Opelika High’s Massey Wins 7A ‘Making a Difference’ Award

Opelika tennis and football coach Adam Massey was awarded the AHSAA 7A Making a Difference Award. 




For Opelika High School coach Adam Massey, it all comes back to a singular verse he lives by.

“My life verse is Colossians 3:23, which is, ‘In everything you do, do it wholeheartedly, as for the Lord and not for men,’” Massey quoted.

From aiding in the National Guard with Hurricane Katrina cleanup, to fighting in the Army in Iraq, to teaching history and coaching tennis and football, it’s all a way to serve and make a difference for Massey.

So, although the call from the AHSAA caught him off guard, it is no surprise that Massey will be presented the 7A Making a Difference Award at the yearly banquet next month. 

“When you get into education, you’re there to serve,” Massey said. “Any type of leadership position you’re in, you’re there as a servant leader, so to me this kind of award, man, it’s what we’re called to be in this line of work. You have a chance to be a blessing to kids that you have a chance to impact.”

At age 43, Massey has been in Opelika since he and his wife moved to the city in 2003. His wife has taught elementary school in Opelika for 21 years, and he has been around just as long with the exception of two years serving in Iraq in 2004-05.

Starting at Opelika Middle School, Massey coached a variety of sports at that level, including football, wrestling, golf and track. In 2010, he made the jump to the high school and coached linebackers until current head coach Eric Speakman promoted him to defensive coordinator — his current position along with being the head coach of the tennis team.

Massey is dedicated on the field, and is much the same off it. He stays involved in the lives of those around him by teaching ninth grade history, leading FCA with the students and a Bible study among the Opelika coaches, holding a Deacon position at First Baptist Church in Opelika, and loving his wife and two daughters, who are also lifers at Opelika. 

“[When the AHSAA notified me about the award], they asked for a resumé, and I told him I didn’t have one because we’ve never looked at leaving,” Massey said. “Opelika has been incredible to my family. It’s always felt like a tight-knit community, and we’ve had some incredible leaders here.”

According to Massey, seeing the devastation in Vietnam and after hurricane Katrina in 2005 prepared him to serve at the local level. 

2019, Massey and his wife heard about one of his wife’s former students who had their home destroyed in a house fire. The Masseys said they saw this, too, as an opportunity to serve, and they welcomed the student into their home.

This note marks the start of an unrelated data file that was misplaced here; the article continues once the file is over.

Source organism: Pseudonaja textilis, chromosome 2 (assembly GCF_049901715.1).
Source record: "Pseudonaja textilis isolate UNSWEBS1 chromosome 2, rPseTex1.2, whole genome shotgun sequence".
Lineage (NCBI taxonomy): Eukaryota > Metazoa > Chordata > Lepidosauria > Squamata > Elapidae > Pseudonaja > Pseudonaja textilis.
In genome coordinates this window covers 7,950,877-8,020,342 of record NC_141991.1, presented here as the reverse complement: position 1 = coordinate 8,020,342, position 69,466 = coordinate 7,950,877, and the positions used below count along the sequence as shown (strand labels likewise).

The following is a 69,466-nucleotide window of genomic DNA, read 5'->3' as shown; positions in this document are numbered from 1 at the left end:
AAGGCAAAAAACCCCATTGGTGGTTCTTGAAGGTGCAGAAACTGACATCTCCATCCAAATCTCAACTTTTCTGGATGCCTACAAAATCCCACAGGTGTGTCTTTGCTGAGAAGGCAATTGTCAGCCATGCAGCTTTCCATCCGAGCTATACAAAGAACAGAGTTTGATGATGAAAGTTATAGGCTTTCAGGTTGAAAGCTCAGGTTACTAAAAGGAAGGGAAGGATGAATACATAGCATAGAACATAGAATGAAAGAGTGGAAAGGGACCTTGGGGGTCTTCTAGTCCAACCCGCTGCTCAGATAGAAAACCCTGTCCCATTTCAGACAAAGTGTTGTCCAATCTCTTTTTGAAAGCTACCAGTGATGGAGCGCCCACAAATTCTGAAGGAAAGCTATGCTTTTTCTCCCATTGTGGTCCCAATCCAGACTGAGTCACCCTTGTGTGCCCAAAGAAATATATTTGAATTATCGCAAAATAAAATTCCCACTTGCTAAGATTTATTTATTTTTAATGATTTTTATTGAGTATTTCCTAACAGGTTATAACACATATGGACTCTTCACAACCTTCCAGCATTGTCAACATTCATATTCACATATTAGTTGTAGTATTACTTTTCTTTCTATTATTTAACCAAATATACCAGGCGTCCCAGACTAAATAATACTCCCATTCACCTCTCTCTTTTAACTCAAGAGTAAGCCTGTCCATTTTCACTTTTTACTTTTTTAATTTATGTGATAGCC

“For guys like coach Massey, (their work is) a calling to them,” said Opelika Athletic Director Jamie Williams. “This isn’t a job; this isn’t a profession. It’s who they are and what God has called them to do. And that’s another reason why he handles situations the way he does — there’s a higher purpose. If you ask him, he doesn’t coach football or tennis, he coaches young people.”

Massey’s journey is motivated by his faith as a follower of Christ, he said, but it is also about following in his family’s footsteps.

As his deep south Alabama accent would tell you, Massey reigns from Leroy, Alabama, where he grew up watching his father coach and become the principal. Now, one of his brothers is the head coach at Leroy. 

Coaching runs in the Massey family, but so does serving in the military. He joined two of his brothers in the National Guard right out of high school, where his father also served before his coaching days. His brothers also served alongside him in Iraq.

Football, military and faith all live in his lineage, and it’s all taught him the value of service.

“Personally, I think it’s about trying to honor the lives of the people that have poured into me,” Massey explained. “It all starts with, man, I was blessed to see my dad coach and teach and be an incredible mentor to the kids and younger coaches below him. My Uncle Ronnie was the same, so for those two guys they showed me how it should be done as a godly man. And from there, my wife and kids have come alongside and loved on these kids.”

For Massey, the Making a Difference Award is simply a recognition of him answering his calling, he said. He said his impact is just the result of him living wholeheartedly for the Lord, as it says in Colossians 3:23.

His dedication to his job and to the city of Opelika isn’t going unnoticed. He has garnered the respect of his fellow coaches as well as his players. That was made clear when running backs coach Ben Landers nominated Massey for the award. 

“It’s humbling, you know, to be nominated,” Massey said. “I had no clue about it. It’s just what the good Lord has put me here to do.”


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